Marker Logo HMdb.org THE HISTORICAL
MARKER DATABASE
“Bite-Size Bits of Local, National, and Global History”
“Bite-Size Bits of Local, National, and Global History”
Alameda in Alameda County, California — The American West (Pacific Coastal)
 

An Era of Dramatic Change

 
 
An Era of Dramatic Change Marker image. Click for full size.
By Andrew Ruppenstein, September 29, 2020
1. An Era of Dramatic Change Marker
Inscription.  Historically Alameda was a peninsula, rich in natural resources. Native peoples gathered food and materials from bay salt marshes, abundant oak forests, and nearby shorelines. From the early 1800's the western tip of the peninsula now known as Alameda Point became farmland before becoming an industrial center and ferry/rail transit hub.

Alameda was not always an island. Construction of a tidal canal was proposed to improve tidal flow through the Estuary from San Leandro Bay, and to deepen the channel for large vessel traffic. Alameda became an island in 1902 when the project was completed.

In 1936, the City of Alameda sold the western portion of the island and adjacent submerged lands to construct the Naval Air Station (NAS). It was the largest naval air station in the nation at that time.

In 1997, the government decommissioned the NAS. Since then, the land and facilities have become a mixture of civilian uses including new parklands and trails such as this section of the San Francisco Bay Trail.

(picture caption:)

Lee's painting Alameda Shore provides a glimpse of this pastoral landscape

An Era of Dramatic Change Marker - wide view image. Click for full size.
By Andrew Ruppenstein, September 29, 2020
2. An Era of Dramatic Change Marker - wide view
Click or scan to see
this page online
in transition. For a brief two months in autumn of 1869, Alameda Point was the final terminus of the historic transcontinental railroad. The buildings to the right were workshops of Alfred A. Cohen's San Francisco and Alameda Railroad. Here, rail passengers from across the country boarded the ferry Alameda for the final leg of their journey to San Francisco.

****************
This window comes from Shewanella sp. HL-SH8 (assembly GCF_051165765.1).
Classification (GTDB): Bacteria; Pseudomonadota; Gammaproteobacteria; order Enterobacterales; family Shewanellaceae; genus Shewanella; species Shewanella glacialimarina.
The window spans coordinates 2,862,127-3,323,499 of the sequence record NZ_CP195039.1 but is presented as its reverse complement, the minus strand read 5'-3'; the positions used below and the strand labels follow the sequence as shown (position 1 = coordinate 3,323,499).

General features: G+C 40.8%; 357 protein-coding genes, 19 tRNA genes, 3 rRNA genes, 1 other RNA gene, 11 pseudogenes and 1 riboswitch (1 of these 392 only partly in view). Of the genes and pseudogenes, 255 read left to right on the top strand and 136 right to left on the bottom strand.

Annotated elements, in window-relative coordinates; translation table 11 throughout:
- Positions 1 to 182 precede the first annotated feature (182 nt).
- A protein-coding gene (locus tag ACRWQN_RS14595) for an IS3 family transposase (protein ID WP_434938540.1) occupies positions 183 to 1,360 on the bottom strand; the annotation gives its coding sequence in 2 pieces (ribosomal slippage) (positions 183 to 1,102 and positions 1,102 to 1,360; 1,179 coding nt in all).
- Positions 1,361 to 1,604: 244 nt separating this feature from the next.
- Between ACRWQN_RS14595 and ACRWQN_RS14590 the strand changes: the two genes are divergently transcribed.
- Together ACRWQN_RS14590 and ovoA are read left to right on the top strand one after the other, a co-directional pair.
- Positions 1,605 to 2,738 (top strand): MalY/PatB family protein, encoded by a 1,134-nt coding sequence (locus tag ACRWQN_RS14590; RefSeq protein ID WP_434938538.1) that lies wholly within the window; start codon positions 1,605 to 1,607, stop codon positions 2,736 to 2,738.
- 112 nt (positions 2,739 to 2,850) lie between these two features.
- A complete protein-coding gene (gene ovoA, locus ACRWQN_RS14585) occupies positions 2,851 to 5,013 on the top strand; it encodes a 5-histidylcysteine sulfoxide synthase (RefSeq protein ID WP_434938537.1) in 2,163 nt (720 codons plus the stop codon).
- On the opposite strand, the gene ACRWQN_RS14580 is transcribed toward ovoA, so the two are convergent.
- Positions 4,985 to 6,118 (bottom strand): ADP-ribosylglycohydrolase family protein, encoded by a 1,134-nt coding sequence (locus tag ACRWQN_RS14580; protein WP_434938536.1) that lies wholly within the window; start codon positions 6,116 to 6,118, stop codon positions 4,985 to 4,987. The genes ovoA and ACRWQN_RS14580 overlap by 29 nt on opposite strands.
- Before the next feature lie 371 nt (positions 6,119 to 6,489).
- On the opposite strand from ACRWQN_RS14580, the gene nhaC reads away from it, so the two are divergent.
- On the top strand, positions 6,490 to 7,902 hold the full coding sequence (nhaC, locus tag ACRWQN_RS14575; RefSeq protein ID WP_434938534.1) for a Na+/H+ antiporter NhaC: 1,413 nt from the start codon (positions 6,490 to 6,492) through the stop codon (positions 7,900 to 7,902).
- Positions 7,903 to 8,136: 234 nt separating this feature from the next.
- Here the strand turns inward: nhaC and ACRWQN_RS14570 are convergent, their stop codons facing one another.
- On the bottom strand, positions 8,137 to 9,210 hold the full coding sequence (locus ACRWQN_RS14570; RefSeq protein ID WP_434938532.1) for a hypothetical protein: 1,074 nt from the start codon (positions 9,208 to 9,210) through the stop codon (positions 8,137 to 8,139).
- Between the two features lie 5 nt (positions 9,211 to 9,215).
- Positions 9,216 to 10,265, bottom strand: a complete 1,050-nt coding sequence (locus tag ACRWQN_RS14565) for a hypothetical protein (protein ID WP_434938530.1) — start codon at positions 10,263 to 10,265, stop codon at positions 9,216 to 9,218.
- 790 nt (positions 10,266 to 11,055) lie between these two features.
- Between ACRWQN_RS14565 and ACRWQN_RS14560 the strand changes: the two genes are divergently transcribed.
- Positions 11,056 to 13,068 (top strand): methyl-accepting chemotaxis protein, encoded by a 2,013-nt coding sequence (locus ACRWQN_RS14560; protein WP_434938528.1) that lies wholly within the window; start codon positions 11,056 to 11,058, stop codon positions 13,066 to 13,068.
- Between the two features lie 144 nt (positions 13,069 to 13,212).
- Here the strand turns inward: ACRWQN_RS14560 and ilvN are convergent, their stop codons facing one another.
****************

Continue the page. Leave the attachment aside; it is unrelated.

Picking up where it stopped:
Erected by East Bay Regional Parks District.
 
Topics. This historical marker is listed in these topic lists: Air & SpaceEnvironmentWaterways & Vessels. A significant historical year for this entry is 1902.
 
Location. 37° 46.303′ N, 122° 17.894′ W. Marker is in Alameda, California, in Alameda County. Marker can be reached from Alameda Point Shoreline Trail. Touch for map. Marker is in this post office area: Alameda CA 94501, United States of America. Touch for directions.
 
Other nearby markers. At least 8 other markers are within 2 miles of this marker, measured as the crow flies. A Working Waterfront (a few steps from this marker); The Jimmy Doolittle Pier – Alameda Naval Air Station (approx. 0.2 miles away); Pan Am China Clipper (approx. 1.1 miles away); Alameda Terminus of the 1st Transcontinental Railroad (approx. 1.1 miles away); U.S. Maritime Officers Memorial (approx. 1.2 miles away); First Transcontinental Railroad (approx. 1.2 miles away); Skippy Peanut Butter

<i>Alameda Shore</i> image. Click for full size.
Joseph Lee (courtesy of the Fine Art Museum of San Francisco, via Wikipedia), circa 1868
3. Alameda Shore
This image is the same as on the marker - "Alameda Shore (Joseph Lee, c. 1868) depicts a ferry meeting the first run of the railroad on August 25, 1864."
(approx. 1.3 miles away); 930 Pacific Avenue (approx. 1.6 miles away). Touch for a list and map of all markers in Alameda.
 
 
Credits. This page was last revised on October 8, 2020. It was originally submitted on September 30, 2020, by Andrew Ruppenstein of Sacramento, California. This page has been viewed 61 times since then and 9 times this year. Photos:   1, 2, 3. submitted on September 30, 2020, by Andrew Ruppenstein of Sacramento, California.
Share This Page.  
Share on Tumblr
Paid Advertisement
Mar. 9, 2021